Are Insurance Companies Failing to Live Up to Their End of the Bargain in Long-Term Disability Policies?

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On September 28, 2010 the United States Senate Finance Committee held a full committee hearing titled, “Do Private Long-Term Disability Policies Provide the Protection They Promise?” The Hearing featured testimony from Chicago-based attorney Mark DeBofsky, a disability law expert, as well as The Honorable William M. Acker, Jr., Senior United States District Judge for the Northern District of Alabama.

At the hearing, members of the finance committee as well as expert witnesses discussed the sometimes abusive practices of insurance companies when handling a legitimate long-term disability claim. Mr. Debofsky spoke of the advantages that the current system provides to insurance companies such as the lack of jury trials, the deferential standard of review provided to insurance companies, and the inability of the claimant to present witnesses and evidence in open court. Judge Acker decried the continuation of the “discretionary clause” which creates this favorable playing field for the insurance companies and allows them to at times succeed in refusing to pay legitimate claims.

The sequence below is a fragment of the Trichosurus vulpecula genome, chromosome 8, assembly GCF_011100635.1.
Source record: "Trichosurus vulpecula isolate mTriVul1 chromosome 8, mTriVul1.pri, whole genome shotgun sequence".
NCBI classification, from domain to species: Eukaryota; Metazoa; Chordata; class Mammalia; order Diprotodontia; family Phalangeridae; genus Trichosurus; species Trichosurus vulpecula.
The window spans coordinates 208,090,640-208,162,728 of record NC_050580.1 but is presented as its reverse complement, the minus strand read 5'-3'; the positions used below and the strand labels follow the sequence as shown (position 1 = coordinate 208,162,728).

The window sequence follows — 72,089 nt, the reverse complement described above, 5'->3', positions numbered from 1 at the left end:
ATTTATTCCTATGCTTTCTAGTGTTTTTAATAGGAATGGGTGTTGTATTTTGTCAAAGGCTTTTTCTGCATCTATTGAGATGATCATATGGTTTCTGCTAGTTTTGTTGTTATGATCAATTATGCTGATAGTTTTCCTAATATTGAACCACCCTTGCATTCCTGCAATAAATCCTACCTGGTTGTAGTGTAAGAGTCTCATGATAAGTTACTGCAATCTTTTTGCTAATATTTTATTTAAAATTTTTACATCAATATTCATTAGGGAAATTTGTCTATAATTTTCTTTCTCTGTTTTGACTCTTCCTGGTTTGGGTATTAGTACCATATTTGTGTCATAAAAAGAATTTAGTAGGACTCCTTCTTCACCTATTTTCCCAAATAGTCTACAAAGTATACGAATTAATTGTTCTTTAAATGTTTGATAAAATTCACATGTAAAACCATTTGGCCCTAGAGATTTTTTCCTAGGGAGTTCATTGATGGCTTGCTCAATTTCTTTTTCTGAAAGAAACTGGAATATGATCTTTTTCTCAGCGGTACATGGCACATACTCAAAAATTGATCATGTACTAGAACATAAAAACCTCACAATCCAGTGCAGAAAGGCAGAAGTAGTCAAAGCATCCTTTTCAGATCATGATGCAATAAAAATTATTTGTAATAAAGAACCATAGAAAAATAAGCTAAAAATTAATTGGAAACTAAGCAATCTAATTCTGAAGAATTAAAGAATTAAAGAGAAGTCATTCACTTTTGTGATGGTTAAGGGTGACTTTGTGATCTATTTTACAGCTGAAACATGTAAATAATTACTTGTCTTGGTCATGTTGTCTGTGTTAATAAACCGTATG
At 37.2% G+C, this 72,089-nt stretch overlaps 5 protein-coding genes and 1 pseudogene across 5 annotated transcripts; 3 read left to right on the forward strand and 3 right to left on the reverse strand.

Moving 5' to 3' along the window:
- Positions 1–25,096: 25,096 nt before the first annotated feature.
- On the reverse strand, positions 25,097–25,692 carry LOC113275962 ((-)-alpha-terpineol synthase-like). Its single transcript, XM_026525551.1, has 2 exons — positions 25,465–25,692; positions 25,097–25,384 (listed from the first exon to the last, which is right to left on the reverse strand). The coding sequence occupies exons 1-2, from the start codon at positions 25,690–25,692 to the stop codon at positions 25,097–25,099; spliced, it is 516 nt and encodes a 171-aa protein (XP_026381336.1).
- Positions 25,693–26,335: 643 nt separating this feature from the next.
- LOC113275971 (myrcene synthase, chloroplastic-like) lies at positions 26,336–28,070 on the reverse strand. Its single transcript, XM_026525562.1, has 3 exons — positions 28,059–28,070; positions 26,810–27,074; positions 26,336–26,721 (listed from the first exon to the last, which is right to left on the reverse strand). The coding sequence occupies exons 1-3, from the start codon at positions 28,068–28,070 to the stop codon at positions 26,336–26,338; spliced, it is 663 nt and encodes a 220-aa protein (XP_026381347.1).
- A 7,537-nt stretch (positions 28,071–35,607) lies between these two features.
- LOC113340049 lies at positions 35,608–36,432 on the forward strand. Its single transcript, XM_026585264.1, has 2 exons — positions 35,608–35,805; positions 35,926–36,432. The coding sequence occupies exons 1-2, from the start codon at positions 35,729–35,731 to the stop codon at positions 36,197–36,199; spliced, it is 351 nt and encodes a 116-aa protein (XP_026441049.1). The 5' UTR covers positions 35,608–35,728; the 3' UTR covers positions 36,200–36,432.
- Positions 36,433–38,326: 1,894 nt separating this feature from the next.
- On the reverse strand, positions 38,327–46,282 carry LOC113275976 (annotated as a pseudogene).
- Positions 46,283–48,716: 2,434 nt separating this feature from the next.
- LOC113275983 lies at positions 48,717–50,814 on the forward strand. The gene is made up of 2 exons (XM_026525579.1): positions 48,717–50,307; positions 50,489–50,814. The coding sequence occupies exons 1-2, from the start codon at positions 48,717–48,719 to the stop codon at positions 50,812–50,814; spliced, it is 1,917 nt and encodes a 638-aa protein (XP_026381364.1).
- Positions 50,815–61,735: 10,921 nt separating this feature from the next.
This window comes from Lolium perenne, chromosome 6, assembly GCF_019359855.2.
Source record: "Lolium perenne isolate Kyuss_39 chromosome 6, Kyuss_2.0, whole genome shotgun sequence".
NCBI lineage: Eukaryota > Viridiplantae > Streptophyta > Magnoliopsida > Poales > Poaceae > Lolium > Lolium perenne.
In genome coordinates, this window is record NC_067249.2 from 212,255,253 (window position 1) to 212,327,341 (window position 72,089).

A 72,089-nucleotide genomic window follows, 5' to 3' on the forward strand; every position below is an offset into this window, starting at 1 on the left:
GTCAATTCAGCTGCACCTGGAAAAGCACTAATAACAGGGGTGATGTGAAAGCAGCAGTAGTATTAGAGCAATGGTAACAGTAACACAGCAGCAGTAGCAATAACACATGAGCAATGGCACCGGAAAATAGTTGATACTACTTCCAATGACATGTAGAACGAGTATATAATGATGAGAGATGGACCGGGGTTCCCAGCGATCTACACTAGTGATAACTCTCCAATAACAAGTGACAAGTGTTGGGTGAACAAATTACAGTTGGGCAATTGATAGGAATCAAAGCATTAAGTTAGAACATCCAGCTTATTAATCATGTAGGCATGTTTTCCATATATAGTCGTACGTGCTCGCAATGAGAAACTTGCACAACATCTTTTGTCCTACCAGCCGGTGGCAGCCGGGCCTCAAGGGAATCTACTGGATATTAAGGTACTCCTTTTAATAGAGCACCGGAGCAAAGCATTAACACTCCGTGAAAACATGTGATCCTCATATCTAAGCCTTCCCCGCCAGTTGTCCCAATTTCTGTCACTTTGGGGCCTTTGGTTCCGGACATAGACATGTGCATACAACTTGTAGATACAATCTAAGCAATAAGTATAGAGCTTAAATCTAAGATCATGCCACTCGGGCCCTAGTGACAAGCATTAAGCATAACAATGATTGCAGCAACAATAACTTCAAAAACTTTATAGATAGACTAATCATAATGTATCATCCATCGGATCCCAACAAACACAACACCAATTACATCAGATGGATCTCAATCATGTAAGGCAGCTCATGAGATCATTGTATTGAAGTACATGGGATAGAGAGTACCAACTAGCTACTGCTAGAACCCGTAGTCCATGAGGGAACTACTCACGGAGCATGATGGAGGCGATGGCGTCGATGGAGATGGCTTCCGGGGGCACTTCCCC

Senate Finance Committee Chairman Max Baucus (D-MT) seemed to take up the cause of the wrongfully denied claimant in calling for an end to abusive insurance company practices and legislation that ensures that rightful claimants are paid what is owed to them. Mr. Baucus wrote in his statement that, “[a]n insurance policy is only good if the insurance company actually compensates the consumer, when there’s a loss. And insurance law is only good if it helps to make that happen. It’s time to make sure that the law does that.” It will be interesting to see if any legislative changes will be made in the near future now that Congress has obviously taken notice of the problems that can affect the disabled when fighting for their rightful benefits.

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